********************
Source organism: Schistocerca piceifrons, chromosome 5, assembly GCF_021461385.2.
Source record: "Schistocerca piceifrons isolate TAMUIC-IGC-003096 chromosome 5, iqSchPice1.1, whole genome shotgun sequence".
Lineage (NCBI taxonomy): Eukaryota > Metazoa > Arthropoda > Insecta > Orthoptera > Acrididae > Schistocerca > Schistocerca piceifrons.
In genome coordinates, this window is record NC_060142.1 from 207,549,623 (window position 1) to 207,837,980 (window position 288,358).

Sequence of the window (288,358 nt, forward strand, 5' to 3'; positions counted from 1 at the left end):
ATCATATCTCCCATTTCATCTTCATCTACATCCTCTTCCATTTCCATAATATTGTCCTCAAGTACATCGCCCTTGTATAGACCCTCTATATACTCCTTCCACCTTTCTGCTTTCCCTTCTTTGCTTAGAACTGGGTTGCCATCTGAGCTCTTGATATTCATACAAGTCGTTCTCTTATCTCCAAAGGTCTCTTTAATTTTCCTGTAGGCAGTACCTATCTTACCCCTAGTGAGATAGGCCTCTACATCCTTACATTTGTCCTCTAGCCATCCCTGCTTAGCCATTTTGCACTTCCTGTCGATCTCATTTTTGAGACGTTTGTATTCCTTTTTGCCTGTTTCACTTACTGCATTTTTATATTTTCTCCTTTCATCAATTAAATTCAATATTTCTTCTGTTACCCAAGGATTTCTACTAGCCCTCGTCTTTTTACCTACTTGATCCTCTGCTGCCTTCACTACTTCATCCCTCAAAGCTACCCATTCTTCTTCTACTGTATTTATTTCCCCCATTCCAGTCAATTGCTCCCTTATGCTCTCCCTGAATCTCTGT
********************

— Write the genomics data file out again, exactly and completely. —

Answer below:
Source organism: Schistocerca piceifrons, chromosome 5, assembly GCF_021461385.2.
Source record: "Schistocerca piceifrons isolate TAMUIC-IGC-003096 chromosome 5, iqSchPice1.1, whole genome shotgun sequence".
Lineage (NCBI taxonomy): Eukaryota > Metazoa > Arthropoda > Insecta > Orthoptera > Acrididae > Schistocerca > Schistocerca piceifrons.
In genome coordinates, this window is record NC_060142.1 from 207,549,623 (window position 1) to 207,837,980 (window position 288,358).

Sequence of the window (288,358 nt, forward strand, 5' to 3'; positions counted from 1 at the left end):
ATCATATCTCCCATTTCATCTTCATCTACATCCTCTTCCATTTCCATAATATTGTCCTCAAGTACATCGCCCTTGTATAGACCCTCTATATACTCCTTCCACCTTTCTGCTTTCCCTTCTTTGCTTAGAACTGGGTTGCCATCTGAGCTCTTGATATTCATACAAGTCGTTCTCTTATCTCCAAAGGTCTCTTTAATTTTCCTGTAGGCAGTACCTATCTTACCCCTAGTGAGATAGGCCTCTACATCCTTACATTTGTCCTCTAGCCATCCCTGCTTAGCCATTTTGCACTTCCTGTCGATCTCATTTTTGAGACGTTTGTATTCCTTTTTGCCTGTTTCACTTACTGCATTTTTATATTTTCTCCTTTCATCAATTAAATTCAATATTTCTTCTGTTACCCAAGGATTTCTACTAGCCCTCGTCTTTTTACCTACTTGATCCTCTGCTGCCTTCACTACTTCATCCCTCAAAGCTACCCATTCTTCTTCTACTGTATTTATTTCCCCCATTCCAGTCAATTGCTCCCTTATGCTCTCCCTGAATCTCTGT